• After building an early lead on Wednesday against the Nuggets, the Kings wound up being blown out in Denver without star point guard De’Aaron Fox, writes Chris Biderman of The Sacramento Bee. Fox, who sustained a left knee contusion in Monday’s loss to Miami, went through the team’s shootaround yesterday morning and his pregame shooting routine prior to being ruled out, which seemingly indicates the injury is relatively minor.
  • According to Biderman, guard Kevin Huerter was frustrated with his lack of playing time following Wednesday’s game, in which he played just 18 minutes. “I don’t know if I could put my finger on one (thing),” Huerter said of the Kings being outscored by 35 points over the second and third quarters. “I wish I was out there to help us more though.” Huerter declined to expand on those comments, but Biderman points out that the 25-year-old is playing a career-low 25.2 minutes per game and briefly lost his starting job in December before reclaiming it.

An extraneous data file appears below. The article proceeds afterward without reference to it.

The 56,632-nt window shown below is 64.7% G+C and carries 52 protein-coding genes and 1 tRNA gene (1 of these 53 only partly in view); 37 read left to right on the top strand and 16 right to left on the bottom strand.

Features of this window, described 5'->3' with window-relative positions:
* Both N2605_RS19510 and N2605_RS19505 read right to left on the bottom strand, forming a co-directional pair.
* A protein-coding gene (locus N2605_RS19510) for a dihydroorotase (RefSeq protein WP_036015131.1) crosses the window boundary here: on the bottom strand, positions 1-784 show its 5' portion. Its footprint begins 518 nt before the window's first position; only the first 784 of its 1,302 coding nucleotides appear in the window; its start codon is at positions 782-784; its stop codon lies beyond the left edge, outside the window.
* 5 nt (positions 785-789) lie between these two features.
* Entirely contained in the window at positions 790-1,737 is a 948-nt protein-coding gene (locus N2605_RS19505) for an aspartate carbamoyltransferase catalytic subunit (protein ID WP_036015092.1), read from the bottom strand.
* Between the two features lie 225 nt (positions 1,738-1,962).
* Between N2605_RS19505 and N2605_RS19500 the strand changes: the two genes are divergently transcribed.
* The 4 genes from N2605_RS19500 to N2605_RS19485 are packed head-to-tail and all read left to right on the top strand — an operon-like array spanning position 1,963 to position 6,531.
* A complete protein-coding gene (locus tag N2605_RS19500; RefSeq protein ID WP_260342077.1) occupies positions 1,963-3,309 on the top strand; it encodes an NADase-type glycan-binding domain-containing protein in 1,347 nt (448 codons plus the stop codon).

• After missing the previous 14 games with a right ankle sprain, Lakers wing Cam Reddish returned to action in Wednesday’s win over the Clippers, per Khobi Price of The Southern Califnornia News Group. The former lottery pick played 20 minutes and supplanted second-year guard/forward Max Christie in the rotation, Price adds.

Trade Rumors: Bucks, Wright, Suns, Mavs, Hornets, Knicks, Magic, Bulls

The Bucks remain committed to upgrading their roster in the hopes of contending for a championship this season and are “shopping hard for help,” one league source tells Jake Fischer of Yahoo Sports.